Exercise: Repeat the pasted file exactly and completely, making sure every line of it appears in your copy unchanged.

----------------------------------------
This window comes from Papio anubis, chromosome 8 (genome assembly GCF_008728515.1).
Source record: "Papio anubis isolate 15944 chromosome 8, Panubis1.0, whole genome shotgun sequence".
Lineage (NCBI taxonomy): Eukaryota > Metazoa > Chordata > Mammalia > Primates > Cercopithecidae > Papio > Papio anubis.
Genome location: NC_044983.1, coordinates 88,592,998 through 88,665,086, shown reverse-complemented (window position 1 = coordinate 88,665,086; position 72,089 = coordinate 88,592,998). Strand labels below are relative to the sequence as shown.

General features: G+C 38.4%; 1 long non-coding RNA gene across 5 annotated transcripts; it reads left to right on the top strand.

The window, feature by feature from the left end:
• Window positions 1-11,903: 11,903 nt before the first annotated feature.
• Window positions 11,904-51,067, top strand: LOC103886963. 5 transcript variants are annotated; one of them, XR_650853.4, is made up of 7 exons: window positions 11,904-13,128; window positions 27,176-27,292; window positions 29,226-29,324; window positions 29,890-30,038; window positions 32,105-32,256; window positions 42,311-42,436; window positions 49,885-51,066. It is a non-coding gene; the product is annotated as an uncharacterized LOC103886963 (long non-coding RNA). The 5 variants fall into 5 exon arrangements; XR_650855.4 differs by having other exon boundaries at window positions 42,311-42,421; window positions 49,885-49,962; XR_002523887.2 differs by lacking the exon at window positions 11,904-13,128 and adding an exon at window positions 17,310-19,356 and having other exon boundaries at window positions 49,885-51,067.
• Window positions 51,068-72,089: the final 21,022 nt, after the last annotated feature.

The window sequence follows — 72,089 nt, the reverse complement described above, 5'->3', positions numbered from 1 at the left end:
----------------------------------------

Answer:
This window comes from Papio anubis, chromosome 8 (genome assembly GCF_008728515.1).
Source record: "Papio anubis isolate 15944 chromosome 8, Panubis1.0, whole genome shotgun sequence".
Lineage (NCBI taxonomy): Eukaryota > Metazoa > Chordata > Mammalia > Primates > Cercopithecidae > Papio > Papio anubis.
Genome location: NC_044983.1, coordinates 88,592,998 through 88,665,086, shown reverse-complemented (window position 1 = coordinate 88,665,086; position 72,089 = coordinate 88,592,998). Strand labels below are relative to the sequence as shown.

General features: G+C 38.4%; 1 long non-coding RNA gene across 5 annotated transcripts; it reads left to right on the top strand.

The window, feature by feature from the left end:
• Window positions 1-11,903: 11,903 nt before the first annotated feature.
• Window positions 11,904-51,067, top strand: LOC103886963. 5 transcript variants are annotated; one of them, XR_650853.4, is made up of 7 exons: window positions 11,904-13,128; window positions 27,176-27,292; window positions 29,226-29,324; window positions 29,890-30,038; window positions 32,105-32,256; window positions 42,311-42,436; window positions 49,885-51,066. It is a non-coding gene; the product is annotated as an uncharacterized LOC103886963 (long non-coding RNA). The 5 variants fall into 5 exon arrangements; XR_650855.4 differs by having other exon boundaries at window positions 42,311-42,421; window positions 49,885-49,962; XR_002523887.2 differs by lacking the exon at window positions 11,904-13,128 and adding an exon at window positions 17,310-19,356 and having other exon boundaries at window positions 49,885-51,067.
• Window positions 51,068-72,089: the final 21,022 nt, after the last annotated feature.

The window sequence follows — 72,089 nt, the reverse complement described above, 5'->3', positions numbered from 1 at the left end: